The genital herpes is a sexually transmitted disease (STD) responsible for attacking the skin or mucous membranes of the genitals of men and women.
The virus that causes genital herpes ( Herpes simplex ) behaves similarly in pregnant and non-pregnant women. The major problem with herpes in pregnancy is the risk of transmission to the baby. When this happens it is called neonatal herpes , a condition that can be serious and even lethal for the child.
This transmission, called vertical transmission, occurs during delivery when the baby has contact with contaminated secretions in the vaginal canal or maternal blood. Even when the pregnant woman has no symptoms, the risk of transmission exists.
What are the risks of genital herpes in pregnancy?
The greatest risk occurs when the woman becomes infected near the date of delivery, that is, when the primary infection appears in the last weeks of pregnancy. Rarely, herpes can be transmitted inside the uterus during pregnancy, and it is not an infection that usually causes malformation problems for the fetus.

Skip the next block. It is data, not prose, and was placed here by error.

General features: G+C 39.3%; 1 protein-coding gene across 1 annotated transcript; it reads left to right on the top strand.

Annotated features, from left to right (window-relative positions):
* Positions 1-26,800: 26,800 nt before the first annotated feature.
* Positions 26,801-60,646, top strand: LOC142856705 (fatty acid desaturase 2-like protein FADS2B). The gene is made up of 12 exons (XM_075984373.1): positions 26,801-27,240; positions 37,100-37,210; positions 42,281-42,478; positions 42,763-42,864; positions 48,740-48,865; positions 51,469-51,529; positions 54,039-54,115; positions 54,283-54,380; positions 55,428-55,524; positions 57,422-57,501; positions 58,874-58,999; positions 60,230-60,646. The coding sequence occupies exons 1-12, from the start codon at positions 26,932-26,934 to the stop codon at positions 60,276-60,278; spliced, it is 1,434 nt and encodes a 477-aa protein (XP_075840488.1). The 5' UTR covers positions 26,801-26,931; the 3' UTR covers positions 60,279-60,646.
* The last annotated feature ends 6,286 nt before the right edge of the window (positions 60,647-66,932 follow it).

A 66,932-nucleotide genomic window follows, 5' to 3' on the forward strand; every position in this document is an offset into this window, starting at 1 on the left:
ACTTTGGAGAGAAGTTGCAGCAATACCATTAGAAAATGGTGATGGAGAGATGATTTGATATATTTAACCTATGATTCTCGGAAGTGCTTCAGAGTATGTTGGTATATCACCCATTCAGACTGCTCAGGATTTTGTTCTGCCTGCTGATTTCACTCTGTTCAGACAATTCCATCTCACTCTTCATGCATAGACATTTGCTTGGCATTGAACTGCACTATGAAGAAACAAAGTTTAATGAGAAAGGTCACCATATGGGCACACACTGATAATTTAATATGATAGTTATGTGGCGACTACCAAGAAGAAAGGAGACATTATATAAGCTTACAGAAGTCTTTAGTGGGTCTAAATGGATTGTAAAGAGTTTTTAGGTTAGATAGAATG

However, when it comes to a severe case of genital herpes, during the first months of pregnancy there is a risk, even if small, of the woman having a miscarriage.
However, when the baby is infected at the time of delivery, the virus can affect the central nervous system and cause more serious problems to the child’s health, which can result in brain damage, blindness and even death in more severe cases. For this reason, prenatal care is extremely important.
How to avoid transmission to the baby?
When the woman is infected with the virus before pregnancy, the chances of transmission to the baby are reduced, as her body is already able to produce antibodies to the viruses that are temporarily transmitted to the baby when it is inside the mother’s womb. .